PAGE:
Speed Skating 101: Rules

Speed Skating 101: Rules
Posted at 8:26 AM, Oct 06, 2021


The following officials are necessary at the speed skating competition:
•    Referee and one Assistant Referee
•    One or two Starters and an Assistant
•    Finishing Line Judge
•    Chief Timekeeper and Assistant Chief Timekeepers
•    Lap Scorers
•    Track Judges, including two Corner Judges (at least two for each curve), one Judge to observe crossing of the lines in the finishing stragiht, and one Crossing Controller
•    Ice Technical Expert
•    Sport Expert

The women’s and men’s events will each have a separate team of Referees and Starters.


Two methods of timekeeping exist: automatic and manual. The use of automatic timekeeping is compulsory for the Olympic Winter Games. The term “automatic timekeeping” denotes a time-measuring system that is started automatically by the firing of a starting gun, and stopped automatically when the finish line is crossed by each competitor, respectively.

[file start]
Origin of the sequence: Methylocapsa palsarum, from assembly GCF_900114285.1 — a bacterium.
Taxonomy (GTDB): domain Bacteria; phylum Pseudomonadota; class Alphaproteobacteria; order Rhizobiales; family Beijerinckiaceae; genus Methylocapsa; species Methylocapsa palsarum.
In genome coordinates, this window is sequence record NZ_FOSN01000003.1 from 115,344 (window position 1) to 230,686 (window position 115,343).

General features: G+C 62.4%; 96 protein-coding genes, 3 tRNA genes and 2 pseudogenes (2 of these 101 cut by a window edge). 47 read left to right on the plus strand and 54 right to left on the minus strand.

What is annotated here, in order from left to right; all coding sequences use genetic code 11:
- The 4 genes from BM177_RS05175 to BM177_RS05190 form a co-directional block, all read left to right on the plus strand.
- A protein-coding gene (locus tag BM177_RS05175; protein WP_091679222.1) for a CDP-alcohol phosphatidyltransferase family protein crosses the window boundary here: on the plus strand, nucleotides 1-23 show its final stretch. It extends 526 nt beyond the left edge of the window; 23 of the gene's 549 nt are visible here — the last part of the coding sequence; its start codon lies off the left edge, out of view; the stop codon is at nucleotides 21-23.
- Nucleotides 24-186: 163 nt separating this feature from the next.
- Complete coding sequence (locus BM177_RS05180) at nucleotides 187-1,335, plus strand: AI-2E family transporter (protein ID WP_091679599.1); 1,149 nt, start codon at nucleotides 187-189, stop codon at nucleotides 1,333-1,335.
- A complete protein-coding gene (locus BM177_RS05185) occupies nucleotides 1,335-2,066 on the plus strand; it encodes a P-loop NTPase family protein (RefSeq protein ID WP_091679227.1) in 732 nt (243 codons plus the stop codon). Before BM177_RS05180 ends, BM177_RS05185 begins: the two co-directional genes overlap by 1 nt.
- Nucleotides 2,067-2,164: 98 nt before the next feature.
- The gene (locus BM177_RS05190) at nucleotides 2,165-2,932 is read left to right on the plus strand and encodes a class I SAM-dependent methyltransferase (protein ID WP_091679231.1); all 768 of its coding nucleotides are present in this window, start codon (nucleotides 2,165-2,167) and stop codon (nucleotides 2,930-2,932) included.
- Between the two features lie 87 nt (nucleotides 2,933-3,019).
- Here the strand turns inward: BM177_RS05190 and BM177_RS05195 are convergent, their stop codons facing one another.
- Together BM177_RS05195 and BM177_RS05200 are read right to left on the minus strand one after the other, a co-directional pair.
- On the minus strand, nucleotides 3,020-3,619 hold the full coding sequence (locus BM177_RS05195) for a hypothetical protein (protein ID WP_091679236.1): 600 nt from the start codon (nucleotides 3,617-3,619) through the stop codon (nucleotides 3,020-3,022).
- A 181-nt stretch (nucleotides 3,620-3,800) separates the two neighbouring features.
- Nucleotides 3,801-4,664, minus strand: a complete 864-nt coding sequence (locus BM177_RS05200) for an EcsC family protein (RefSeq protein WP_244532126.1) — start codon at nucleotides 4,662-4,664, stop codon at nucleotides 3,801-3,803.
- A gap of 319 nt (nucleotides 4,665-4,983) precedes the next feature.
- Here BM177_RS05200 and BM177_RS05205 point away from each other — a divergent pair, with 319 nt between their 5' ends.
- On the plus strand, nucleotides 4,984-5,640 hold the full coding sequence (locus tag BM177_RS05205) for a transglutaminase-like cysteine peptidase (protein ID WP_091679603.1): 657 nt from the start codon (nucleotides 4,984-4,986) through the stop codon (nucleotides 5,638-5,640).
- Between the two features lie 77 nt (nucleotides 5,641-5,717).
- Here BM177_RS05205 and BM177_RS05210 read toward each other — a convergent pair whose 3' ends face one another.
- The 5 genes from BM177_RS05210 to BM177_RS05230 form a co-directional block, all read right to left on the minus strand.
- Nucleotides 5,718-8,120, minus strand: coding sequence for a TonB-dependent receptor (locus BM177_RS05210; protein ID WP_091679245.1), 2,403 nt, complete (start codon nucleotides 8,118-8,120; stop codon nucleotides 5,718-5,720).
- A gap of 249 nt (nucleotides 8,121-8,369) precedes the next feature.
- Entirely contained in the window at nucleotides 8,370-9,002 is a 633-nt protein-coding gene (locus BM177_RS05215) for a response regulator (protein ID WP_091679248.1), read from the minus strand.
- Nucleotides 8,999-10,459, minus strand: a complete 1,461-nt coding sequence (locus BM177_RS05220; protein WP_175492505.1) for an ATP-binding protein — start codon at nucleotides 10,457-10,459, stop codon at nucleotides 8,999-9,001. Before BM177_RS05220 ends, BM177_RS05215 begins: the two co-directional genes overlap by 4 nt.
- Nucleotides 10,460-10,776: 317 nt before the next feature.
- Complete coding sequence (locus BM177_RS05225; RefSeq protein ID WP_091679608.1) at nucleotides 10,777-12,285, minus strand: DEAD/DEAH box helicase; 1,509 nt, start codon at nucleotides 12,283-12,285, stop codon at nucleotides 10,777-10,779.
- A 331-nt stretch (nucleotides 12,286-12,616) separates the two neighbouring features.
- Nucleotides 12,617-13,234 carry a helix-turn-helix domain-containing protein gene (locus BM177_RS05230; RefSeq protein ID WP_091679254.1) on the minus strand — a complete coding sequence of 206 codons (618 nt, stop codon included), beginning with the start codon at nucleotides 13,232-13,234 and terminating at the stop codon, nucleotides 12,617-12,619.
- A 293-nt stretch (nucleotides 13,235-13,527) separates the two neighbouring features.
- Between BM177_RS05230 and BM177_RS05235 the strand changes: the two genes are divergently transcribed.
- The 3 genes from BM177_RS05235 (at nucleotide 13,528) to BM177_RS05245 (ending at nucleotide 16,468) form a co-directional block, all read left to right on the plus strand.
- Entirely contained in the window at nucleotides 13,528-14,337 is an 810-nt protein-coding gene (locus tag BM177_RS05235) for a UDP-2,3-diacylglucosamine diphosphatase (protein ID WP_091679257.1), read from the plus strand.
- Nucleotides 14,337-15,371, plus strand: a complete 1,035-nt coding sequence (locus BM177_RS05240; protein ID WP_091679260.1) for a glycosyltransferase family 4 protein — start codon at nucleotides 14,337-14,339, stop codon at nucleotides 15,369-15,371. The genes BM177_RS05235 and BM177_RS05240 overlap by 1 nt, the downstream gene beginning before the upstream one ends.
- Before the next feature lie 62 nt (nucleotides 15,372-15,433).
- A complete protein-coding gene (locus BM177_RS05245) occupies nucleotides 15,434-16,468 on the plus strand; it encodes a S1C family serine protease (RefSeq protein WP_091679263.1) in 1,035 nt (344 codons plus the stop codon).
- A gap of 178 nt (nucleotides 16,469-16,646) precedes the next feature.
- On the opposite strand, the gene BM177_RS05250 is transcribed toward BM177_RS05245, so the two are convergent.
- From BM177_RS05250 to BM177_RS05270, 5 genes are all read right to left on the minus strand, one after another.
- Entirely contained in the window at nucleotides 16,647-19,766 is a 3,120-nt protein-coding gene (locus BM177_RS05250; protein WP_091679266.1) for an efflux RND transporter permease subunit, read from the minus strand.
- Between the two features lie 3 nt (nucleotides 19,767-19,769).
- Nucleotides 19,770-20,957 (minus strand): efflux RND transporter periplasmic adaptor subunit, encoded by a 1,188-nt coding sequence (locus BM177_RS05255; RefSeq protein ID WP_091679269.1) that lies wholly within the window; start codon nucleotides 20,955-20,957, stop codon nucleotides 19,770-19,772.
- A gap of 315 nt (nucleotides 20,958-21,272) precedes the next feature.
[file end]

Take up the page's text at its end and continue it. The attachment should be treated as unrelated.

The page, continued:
A manual timekeeping procedure also has to be put in place. If the automatic system partly or fully fails, the missing times will be established based on the manual results, which are results taken by hand on digital electronic watches. 

The Draw

A draw for the starting order takes place before each individual event. For each draw, the competitors are placed in groups based on an individual ranking of the skaters according to results from World Cup races during the pre-Olympic season. Skaters without results from World Cup events will be ranked thereafter, according to their approved qualifying time. Once skaters are placed in groups, there is a random draw to determine start order within each group.